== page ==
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Demand set: Files of wind farm bid

A circuit judge has subpoenaed the records related to the failed effort to build a wind farm west of Springdale.

In August, Washington County Circuit Judge Cristi Beaumont demanded all records related to Dragonfly Industries International, Elite Energy and the purchase of 300 acres on the west end of Elm Springs.

The judge’s action comes in regard to a lawsuit filed in March by a contractor who contends he hasn’t been paid hundreds of thousands of dollars in loans and leases.

The lawsuit is one of several legal challenges encountered by participants in the proposed project since it was canceled early this year after sparking opposition in Elm Springs, a town of about 1,700 that would have been the wind farm’s home.

Joe Lyons and his construction company, Innovative Construction, claim they haven’t been paid for a $250,000 loan and $208,000 equipment lease they provided for the project in February 2015. The lawsuit names Springdale residents Cody Fell and Jeff Curbow and a company called Crossover Construction as defendants.

Fell sometimes represented Dragonfly, a Texas company, in its yearlong push to build dozens of wind turbines. He was employed by Crossover Construction as of at least May, according to a Benton County jail release report for Fell after an arrest regarding the state’s hot-check law. The charge was dropped in July, according to his arraignment document.

Elite Energy is Dragonfly’s Arkansas counterpart.

The lawsuit asks the court to award Lyons and his company all of the money he’s owed plus interest. Rick Woods, a Fayetteville attorney who represents Lyons, said roughly $100,000 has been repaid so far in the form of a credit line with Crossover Construction. The original contracts said the loan and lease would be paid entirely by August 2015.

“They never even asked for the equipment,” Woods said of the defendants.

Fell, Curbow and Crossover denied the claims in court filings and asked the court to dismiss the lawsuit, pointing to several legal principles as defenses. Curbow, for example, said the loans were impossible to repay because the project fell through after Elm Springs voters decided not to allow the project site to become part of the city, an event out of his control. He and Fell also said the loan wasn’t valid because the interest was twice as high as the maximum 17 percent allowed under Arkansas law.

The case file includes a letter Lyons sent to Fell in February 2015 that mentions the loan’s interest.

“I noticed on the loan agreement, when you prepared it, you calculated the interest on 12 months instead of 6 months,” Lyons wrote, offering a corrected, lower-priced agreement to take the original’s place. “Good luck with your venture,” Lyons added. “I’m excited to see the turbines.”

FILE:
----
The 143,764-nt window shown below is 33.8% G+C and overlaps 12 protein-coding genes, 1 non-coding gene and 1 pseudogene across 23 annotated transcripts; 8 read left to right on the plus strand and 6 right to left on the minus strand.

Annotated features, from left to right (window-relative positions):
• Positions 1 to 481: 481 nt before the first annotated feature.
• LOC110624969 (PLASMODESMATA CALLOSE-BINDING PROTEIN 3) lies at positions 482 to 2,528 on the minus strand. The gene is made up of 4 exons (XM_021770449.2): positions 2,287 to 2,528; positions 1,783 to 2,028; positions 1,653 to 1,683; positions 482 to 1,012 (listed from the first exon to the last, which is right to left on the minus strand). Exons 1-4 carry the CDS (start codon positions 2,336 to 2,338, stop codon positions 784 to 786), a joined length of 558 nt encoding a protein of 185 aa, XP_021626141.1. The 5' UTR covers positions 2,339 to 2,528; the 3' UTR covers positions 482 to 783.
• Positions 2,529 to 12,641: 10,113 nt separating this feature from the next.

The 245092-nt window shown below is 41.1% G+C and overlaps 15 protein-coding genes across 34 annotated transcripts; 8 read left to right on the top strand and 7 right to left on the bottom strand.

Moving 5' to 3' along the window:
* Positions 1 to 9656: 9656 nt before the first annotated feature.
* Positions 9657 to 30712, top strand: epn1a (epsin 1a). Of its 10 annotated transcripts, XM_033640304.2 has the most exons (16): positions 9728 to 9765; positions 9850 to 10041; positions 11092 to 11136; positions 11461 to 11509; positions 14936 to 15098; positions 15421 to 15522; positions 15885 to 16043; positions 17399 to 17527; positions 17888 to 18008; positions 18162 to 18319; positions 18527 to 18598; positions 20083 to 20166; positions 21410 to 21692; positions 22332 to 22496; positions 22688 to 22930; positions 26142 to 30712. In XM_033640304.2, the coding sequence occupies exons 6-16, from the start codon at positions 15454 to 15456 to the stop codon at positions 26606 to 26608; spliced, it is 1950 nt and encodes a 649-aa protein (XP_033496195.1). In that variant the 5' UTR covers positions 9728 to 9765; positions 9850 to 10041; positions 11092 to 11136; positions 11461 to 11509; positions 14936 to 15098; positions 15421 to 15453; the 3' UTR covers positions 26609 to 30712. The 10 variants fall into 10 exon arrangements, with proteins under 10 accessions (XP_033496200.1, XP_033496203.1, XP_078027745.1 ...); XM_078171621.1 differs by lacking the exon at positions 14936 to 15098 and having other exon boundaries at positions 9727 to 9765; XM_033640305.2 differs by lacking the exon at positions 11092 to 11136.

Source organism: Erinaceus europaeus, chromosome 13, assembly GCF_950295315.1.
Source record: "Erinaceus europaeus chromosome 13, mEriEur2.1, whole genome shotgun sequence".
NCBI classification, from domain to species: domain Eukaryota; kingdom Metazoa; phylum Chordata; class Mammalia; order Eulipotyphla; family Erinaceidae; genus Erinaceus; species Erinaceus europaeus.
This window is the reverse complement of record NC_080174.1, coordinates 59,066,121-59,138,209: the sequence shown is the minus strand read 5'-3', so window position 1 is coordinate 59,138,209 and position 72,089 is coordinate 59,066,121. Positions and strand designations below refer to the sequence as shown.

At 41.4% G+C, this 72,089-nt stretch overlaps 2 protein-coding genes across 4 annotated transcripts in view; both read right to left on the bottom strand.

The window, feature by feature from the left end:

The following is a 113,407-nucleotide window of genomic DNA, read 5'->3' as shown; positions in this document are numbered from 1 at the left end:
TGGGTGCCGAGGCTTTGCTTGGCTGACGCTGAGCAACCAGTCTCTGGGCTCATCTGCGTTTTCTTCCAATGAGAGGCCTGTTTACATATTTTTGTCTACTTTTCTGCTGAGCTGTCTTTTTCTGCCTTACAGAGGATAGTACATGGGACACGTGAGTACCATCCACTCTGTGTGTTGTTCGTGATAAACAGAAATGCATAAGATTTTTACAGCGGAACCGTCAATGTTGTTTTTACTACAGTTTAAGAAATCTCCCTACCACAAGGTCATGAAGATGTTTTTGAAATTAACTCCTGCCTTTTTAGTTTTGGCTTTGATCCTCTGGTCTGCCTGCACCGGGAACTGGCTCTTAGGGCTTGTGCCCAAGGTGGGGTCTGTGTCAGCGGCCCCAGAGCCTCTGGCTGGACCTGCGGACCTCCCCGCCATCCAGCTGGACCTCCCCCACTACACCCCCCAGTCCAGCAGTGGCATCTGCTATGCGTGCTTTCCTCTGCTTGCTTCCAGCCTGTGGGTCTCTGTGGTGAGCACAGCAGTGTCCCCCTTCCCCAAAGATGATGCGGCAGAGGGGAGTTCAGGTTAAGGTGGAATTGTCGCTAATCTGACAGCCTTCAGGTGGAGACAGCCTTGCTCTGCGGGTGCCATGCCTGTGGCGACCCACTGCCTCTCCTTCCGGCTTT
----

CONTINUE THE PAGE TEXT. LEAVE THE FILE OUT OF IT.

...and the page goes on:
Curtis Hogue, who represents Fell, and J.R. Carroll, who represents Crossover, declined to comment further. Curbow’s attorney asked to be removed from the case and didn’t return a message Wednesday asking who represents Curbow now.

Jody Davis, Dragonfly’s CEO, pleaded guilty in federal court in Oklahoma seven years ago to embezzling about $785,000. He also was sentenced to probation at least twice in Arkansas courts, including once for writing a $10,000 check he couldn’t cover, a felony.

Fell pleaded guilty in 2004 to a misdemeanor violation of the hot-check law and has been involved in lawsuits regarding hundreds of thousands of dollars in unpaid debt, according to court records in Arkansas and Oklahoma. Fell hasn’t responded to repeated requests for comment over the past several months.

The Arkansas Securities Department on Aug. 11 ordered Davis to stop selling unregistered securities for the Dragonfly project. The department contends Davis misled three investors who together provided $120,000; failed to tell the three individuals about his past federal conviction for embezzlement; and also didn’t tell them his company hadn’t secured a $10 million grant from the U.S. Department of Energy. The Securities Department said it believed that Davis was living in Florida, according to the order.

Cole Fegen, an attorney who represents Davis, responded to a request for comment after the order, but the response couldn’t be heard because it was sent as a text message to a landline phone. Fegen told a Northwest Arkansas television station that Davis denied the allegations and would ask for a hearing, which he can do within 30 days of the order. Fegen didn’t return a phone call Wednesday.

Ted Holder, senior attorney with the Securities Department, said Wednesday that he hadn’t received any word from Fegen requesting the hearing.